Book Review: Thieftaker by D. B. Jackson (Series, #1)
After spending over a decade serving hard labor in the Caribbean for mutiny and conjuring, Ethan has finally made it back to Boston. He now makes his living as a thieftaker, essentially a private investigator who hunts down stolen items, using his conjuring where necessary to help him out. But the year is 1767 and trouble is starting to brew in Boston. The Stamp Tax has been enacted, and the people don’t like it. There are even riots in the street. Against this back-drop, Ethan is asked to find a brooch that was stolen–from the body of a dead girl. He doesn’t usually take on cases involving murder, but this one is different.
It’s probably hard to tell from this blog, because they’re hard to find, but I am a real sucker for a good Boston during the American Revolution story. So when this title showed up I snapped it up. I’m glad I did because it’s an interesting take on the Stamp Act Riots.
This is an interesting piece of historic fiction, because it’s more like urban fantasy historic fiction. Is that a genre? Can it be? What on earth would we call it? In any case, I was in heaven, because I love BOTH urban fantasy and history so having both in one book was heaven. I mean first it’s breeches and three corner hats then it’s look at this illusion of a creepy little girl. Brilliant.
I struggled a bit with Ethan, which in retrospect wasn’t a bad thing. That shows he’s a realistic, well-rounded character. But let’s be honest. I’m more of a Sam Adams revolutionary type. Ethan served in the British Navy and is all “oh these hooligans.” This bothered me a lot! Especially when I got suspicious that the book as a whole would lean Tory. But! This all ends up being part of the character development, which in the end is what makes the book stronger. Ethan isn’t sure about protesting and fighting the aristocracy at first. But he changes his mind with time. This makes for a great plot-line. I like it. I do hope in the sequel we will get less of this hemming and hawing about owing things to the crown and yadda yadda. DOWN WITH THE KING. Ahem.
As a Bostonian, can I just say, I haven’t seen a book so intent on giving actual street names and buildings before, but it worked. They are totally accurate. I could completely visualize not just the streets but the entire routes Ethan was walking along. Granted, it was as if through a looking glass, since when I walk them they’re a bit different than in 1767, but still. It was very cool. I also really appreciated the depiction of the South Enders, since I spend quite a bit of time in Southie. Seeing the historical versions was really fun.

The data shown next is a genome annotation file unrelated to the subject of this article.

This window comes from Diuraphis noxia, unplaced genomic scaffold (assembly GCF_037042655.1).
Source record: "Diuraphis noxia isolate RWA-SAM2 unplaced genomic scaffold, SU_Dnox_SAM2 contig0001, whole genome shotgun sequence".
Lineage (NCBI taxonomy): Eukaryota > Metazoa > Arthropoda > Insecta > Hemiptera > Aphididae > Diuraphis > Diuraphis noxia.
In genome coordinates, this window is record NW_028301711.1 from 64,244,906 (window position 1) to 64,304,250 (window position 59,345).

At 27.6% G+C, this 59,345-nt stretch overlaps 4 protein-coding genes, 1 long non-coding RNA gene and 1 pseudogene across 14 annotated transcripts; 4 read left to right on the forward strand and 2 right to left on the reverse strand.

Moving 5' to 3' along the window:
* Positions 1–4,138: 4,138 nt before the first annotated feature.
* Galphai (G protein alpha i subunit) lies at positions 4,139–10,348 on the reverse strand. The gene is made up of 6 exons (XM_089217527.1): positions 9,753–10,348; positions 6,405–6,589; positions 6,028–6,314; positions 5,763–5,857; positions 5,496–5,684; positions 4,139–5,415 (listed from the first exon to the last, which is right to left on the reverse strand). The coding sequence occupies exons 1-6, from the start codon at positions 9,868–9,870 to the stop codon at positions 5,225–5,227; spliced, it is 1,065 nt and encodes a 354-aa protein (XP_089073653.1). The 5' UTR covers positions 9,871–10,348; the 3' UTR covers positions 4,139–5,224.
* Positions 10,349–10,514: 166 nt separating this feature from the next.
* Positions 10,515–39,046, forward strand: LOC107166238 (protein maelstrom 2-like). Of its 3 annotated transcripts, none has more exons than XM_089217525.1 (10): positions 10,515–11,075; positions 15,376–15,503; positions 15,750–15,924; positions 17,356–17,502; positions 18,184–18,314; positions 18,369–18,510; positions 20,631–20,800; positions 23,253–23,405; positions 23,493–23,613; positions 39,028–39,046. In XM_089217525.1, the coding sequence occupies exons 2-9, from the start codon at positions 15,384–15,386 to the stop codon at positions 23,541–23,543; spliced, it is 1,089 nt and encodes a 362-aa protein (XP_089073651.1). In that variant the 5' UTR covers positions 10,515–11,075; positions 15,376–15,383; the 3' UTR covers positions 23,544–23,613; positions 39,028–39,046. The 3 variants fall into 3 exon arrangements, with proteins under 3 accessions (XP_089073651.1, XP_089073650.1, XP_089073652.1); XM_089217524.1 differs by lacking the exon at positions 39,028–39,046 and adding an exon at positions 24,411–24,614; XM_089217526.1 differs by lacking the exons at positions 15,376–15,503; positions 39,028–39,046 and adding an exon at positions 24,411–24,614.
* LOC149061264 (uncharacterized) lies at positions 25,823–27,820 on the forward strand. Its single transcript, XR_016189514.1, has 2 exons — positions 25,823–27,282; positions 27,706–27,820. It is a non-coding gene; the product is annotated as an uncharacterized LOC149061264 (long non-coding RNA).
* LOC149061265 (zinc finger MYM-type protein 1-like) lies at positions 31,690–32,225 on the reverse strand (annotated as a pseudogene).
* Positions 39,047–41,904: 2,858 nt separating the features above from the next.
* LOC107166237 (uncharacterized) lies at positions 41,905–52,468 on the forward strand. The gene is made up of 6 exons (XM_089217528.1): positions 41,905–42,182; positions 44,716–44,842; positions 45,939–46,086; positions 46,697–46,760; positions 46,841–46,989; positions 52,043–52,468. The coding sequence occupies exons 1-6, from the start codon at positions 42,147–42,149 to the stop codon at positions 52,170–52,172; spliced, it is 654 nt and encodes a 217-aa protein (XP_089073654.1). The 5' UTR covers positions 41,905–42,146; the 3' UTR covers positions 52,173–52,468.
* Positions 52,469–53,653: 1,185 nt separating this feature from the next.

The magic portion of the book was also unique. Ethan has to cut himself to get blood to work the more powerful spells. The less powerful ones he can work with surrounding grasses, plants, etc… This makes the interesting problem that people struggle in fist-fighting him because if he bleeds he just uses it to work spells. It’s a nice touch.
So with all this glowing, why not five stars? Well, honestly, Ethan bugged me so much for the first 2/3 of the book that I kept almost stopping in spite of all the good things. He’s just such a…a…Tory. For most of the book. Instead of being angry at the man for putting him in prison for conjuring, he blames himself. Instead of being angry that the rich just keep getting richer while he struggles to pay his rent, he blames himself. You get the picture. Being irritated almost constantly by Ethan kind of pulled me out of the world and the story, which I wish hadn’t happened, because it really is such a cool world. I get what Jackson was trying to do, character development wise, but the payoff in the end was almost missed because I kept stopping reading due to being irritated with Ethan. Perhaps if his change of heart had started to show up a bit sooner it would have worked better for me.
Overall, though, this is well-researched and thought out version of Boston during the Stamp Act Riots. Fans of historic fiction and urban fantasy will get a kick out of seeing the latter glamoring up the former.
4 out of 5 stars